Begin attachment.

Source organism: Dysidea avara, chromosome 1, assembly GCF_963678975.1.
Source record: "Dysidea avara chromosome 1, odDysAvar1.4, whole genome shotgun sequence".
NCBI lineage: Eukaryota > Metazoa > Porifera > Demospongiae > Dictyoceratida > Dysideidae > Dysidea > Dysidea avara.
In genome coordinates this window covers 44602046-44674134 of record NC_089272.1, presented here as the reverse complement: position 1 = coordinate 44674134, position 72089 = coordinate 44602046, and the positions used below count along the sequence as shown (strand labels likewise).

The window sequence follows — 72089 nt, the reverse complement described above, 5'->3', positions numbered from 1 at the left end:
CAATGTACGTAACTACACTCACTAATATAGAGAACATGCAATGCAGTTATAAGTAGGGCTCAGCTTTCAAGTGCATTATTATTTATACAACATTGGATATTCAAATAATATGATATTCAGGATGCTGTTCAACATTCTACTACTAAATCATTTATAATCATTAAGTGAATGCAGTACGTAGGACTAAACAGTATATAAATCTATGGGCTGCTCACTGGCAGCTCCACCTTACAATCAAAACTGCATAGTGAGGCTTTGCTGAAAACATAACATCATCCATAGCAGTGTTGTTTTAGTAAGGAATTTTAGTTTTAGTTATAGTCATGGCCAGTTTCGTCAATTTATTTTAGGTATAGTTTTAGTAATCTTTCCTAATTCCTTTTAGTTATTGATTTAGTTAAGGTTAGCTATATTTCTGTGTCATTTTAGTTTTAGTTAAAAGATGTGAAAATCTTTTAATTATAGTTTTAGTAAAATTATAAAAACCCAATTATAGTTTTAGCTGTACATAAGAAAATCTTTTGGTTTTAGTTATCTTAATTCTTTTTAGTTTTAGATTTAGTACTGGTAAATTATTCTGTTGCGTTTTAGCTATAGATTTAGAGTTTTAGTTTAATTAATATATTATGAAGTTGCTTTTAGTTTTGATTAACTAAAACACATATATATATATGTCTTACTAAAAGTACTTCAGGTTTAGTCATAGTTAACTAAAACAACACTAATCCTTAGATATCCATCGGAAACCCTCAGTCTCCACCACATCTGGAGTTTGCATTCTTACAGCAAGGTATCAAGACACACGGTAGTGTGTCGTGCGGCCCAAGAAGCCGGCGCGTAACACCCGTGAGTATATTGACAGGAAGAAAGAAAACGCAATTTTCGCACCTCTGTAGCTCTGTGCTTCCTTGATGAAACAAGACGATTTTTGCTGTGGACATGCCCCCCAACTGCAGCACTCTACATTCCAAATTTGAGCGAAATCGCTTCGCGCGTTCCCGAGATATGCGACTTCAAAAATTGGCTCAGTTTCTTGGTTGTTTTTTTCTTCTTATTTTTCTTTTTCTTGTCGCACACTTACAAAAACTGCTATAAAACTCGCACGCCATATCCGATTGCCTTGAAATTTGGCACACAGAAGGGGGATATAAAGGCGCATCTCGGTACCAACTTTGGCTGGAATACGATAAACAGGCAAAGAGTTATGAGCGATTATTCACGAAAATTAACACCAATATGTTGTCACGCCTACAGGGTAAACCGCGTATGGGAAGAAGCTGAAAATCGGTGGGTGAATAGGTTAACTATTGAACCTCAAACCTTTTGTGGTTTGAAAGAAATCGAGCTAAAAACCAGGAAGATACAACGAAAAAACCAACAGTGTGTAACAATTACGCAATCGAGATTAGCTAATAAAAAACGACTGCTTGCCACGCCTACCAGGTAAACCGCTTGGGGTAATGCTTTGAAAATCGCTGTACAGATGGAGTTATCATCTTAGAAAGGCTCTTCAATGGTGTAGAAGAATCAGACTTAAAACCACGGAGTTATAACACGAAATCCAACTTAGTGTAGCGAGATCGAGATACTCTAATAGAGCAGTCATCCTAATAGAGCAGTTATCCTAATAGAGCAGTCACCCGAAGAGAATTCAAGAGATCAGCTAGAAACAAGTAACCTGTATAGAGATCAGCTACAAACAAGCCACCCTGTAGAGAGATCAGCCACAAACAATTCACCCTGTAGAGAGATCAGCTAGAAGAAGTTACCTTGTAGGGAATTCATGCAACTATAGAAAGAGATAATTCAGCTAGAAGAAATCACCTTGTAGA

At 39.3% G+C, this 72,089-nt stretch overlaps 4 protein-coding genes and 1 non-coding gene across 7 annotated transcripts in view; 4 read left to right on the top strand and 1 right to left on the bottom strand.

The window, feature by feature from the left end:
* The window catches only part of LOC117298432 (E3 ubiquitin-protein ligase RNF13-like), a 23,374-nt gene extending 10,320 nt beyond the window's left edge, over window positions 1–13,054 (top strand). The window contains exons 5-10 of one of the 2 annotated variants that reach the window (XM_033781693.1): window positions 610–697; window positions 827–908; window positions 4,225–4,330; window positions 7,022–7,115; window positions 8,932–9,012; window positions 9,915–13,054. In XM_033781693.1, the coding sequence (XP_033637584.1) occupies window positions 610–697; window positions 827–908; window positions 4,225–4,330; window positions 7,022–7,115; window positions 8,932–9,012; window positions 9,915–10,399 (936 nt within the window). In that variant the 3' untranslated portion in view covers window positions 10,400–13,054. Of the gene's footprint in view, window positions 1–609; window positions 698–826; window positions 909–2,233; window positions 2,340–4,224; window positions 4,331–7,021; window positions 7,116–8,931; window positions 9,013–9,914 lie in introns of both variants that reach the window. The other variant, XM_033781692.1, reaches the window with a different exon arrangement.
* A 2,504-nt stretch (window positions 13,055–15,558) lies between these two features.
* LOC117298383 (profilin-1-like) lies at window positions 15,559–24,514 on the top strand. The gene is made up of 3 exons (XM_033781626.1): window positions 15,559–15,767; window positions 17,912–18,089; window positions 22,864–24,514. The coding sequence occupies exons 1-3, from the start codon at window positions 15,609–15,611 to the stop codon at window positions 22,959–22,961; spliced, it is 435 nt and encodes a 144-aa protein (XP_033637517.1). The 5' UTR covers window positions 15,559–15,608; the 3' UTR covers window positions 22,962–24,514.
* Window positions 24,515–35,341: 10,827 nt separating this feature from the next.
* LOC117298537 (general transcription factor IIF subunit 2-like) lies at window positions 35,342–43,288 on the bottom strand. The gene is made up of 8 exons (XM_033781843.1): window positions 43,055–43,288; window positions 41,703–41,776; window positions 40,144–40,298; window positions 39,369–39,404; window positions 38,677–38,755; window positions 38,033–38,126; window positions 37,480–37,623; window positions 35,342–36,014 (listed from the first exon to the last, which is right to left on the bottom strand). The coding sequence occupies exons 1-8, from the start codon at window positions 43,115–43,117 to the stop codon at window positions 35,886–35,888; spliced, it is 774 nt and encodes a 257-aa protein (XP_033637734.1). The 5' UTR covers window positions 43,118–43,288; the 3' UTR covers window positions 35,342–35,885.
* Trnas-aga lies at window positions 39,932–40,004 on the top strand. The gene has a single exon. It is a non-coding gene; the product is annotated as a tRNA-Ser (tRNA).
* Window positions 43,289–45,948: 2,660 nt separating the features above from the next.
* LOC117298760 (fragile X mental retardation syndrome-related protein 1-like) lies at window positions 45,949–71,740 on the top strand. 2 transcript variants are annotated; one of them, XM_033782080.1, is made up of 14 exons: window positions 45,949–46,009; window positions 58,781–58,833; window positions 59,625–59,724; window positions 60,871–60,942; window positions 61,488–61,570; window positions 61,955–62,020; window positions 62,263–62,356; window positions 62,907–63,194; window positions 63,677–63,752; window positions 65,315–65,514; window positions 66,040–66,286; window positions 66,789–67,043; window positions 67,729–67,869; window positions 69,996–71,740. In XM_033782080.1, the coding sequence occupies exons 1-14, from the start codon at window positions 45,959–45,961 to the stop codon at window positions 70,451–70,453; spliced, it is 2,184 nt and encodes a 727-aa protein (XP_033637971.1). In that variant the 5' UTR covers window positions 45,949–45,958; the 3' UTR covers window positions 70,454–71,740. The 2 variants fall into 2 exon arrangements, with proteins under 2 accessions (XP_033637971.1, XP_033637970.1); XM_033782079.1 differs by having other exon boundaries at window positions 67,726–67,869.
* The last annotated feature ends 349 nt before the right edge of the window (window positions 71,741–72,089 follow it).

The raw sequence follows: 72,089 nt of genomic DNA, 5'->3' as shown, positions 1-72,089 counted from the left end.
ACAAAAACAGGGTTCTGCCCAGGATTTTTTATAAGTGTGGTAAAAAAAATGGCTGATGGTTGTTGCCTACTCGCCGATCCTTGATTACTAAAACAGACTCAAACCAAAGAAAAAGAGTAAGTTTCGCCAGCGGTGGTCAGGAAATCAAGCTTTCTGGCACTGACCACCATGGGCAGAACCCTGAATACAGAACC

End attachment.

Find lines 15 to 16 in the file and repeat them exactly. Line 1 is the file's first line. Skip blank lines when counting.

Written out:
* Window positions 43,289–45,948: 2,660 nt separating the features above from the next.
* LOC117298760 (fragile X mental retardation syndrome-related protein 1-like) lies at window positions 45,949–71,740 on the top strand. 2 transcript variants are annotated; one of them, XM_033782080.1, is made up of 14 exons: window positions 45,949–46,009; window positions 58,781–58,833; window positions 59,625–59,724; window positions 60,871–60,942; window positions 61,488–61,570; window positions 61,955–62,020; window positions 62,263–62,356; window positions 62,907–63,194; window positions 63,677–63,752; window positions 65,315–65,514; window positions 66,040–66,286; window positions 66,789–67,043; window positions 67,729–67,869; window positions 69,996–71,740. In XM_033782080.1, the coding sequence occupies exons 1-14, from the start codon at window positions 45,959–45,961 to the stop codon at window positions 70,451–70,453; spliced, it is 2,184 nt and encodes a 727-aa protein (XP_033637971.1). In that variant the 5' UTR covers window positions 45,949–45,958; the 3' UTR covers window positions 70,454–71,740. The 2 variants fall into 2 exon arrangements, with proteins under 2 accessions (XP_033637971.1, XP_033637970.1); XM_033782079.1 differs by having other exon boundaries at window positions 67,726–67,869.